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One pedal driving and regen brakes explained: reality, myths, hype, fads and Tesla vs the rest.

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Table of Contents

To make sense of all the often seemingly conflicting information on "regen", one-pedal-driving, and how to best drive an EV, it really helps to know there are two different systems for how the "STOP pedal", aka the "brake pedal", to works in an EV:

  1. 1. Like an ICE vehicle, as with Tesla and perhaps some other EVs.
  2. 2. Using brake-by-wire as with most EVs.

Confusion over the two systems is part of it, but there are so many myths and so much misinformation about regen-braking and one-pedal-driving "regen braking", and is why a low regen setting can be less efficient in a Tesla, but won't matter and can help in practically all other EVs, and why "one-pedal-driving" is not necessarily the most efficient way of driving.

Despite the fact there is so many myths leading to so much misinformation making it sound complex, driving an EV for optimum efficiency is usually extremely simple.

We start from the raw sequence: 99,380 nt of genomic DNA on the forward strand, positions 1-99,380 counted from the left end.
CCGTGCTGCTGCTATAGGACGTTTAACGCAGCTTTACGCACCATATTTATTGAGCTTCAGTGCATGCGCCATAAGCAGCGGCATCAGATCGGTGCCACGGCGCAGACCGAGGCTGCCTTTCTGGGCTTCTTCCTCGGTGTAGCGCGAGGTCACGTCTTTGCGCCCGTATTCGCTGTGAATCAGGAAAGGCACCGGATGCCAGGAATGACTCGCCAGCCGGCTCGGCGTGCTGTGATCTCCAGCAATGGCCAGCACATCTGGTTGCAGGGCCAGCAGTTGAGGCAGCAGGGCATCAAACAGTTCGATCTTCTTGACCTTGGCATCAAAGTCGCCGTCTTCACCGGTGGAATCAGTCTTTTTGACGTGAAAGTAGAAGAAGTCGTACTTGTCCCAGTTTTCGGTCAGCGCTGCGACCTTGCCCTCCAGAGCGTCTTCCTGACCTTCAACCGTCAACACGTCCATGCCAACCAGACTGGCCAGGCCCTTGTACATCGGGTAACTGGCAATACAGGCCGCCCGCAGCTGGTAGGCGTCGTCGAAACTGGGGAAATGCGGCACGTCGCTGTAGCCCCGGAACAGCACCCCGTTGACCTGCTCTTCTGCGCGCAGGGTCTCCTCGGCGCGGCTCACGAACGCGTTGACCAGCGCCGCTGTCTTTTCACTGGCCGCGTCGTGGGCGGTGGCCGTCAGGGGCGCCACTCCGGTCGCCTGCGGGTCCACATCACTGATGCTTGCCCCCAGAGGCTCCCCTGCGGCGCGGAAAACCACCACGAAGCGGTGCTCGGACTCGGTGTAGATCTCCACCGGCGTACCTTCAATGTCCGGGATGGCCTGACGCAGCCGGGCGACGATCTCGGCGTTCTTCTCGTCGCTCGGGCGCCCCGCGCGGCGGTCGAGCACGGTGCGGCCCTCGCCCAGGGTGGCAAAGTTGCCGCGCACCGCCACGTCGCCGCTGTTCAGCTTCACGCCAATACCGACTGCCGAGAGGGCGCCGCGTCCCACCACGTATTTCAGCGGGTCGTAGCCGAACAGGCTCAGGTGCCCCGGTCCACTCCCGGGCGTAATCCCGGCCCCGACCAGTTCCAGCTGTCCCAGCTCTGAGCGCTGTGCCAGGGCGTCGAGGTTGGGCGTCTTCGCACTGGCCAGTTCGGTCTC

One pedal driving and regen brakes explained: reality, myths, hype, fads and Tesla vs the rest.

To make sense of all the often seemingly conflicting information on "regen", one-pedal-driving, and how to best drive an EV, it really helps to know there are two different systems for how the "STOP pedal", aka the "brake pedal", to works in an EV:

  1. 1. Like an ICE vehicle, as with Tesla and perhaps some other EVs.
  2. 2. Using brake-by-wire as with most EVs.

Confusion over the two systems is part of it, but there are so many myths and so much misinformation about regen-braking and one-pedal-driving "regen braking", and is why a low regen setting can be less efficient in a Tesla, but won't matter and can help in practically all other EVs, and why "one-pedal-driving" is not necessarily the most efficient way of driving.

Despite the fact there is so many myths leading to so much misinformation making it sound complex, driving an EV for optimum efficiency is usually extremely simple.

Synopsis: Vehicle controls are shaped by history but are still slowly evolving.

Vehicle controls continue to evolve, often because the things in a vehicle that can require control also evolve. This is a look at new EV specific question of controlling regen and the trend of one-pedal-driving as well as some new other new vehicle control systems.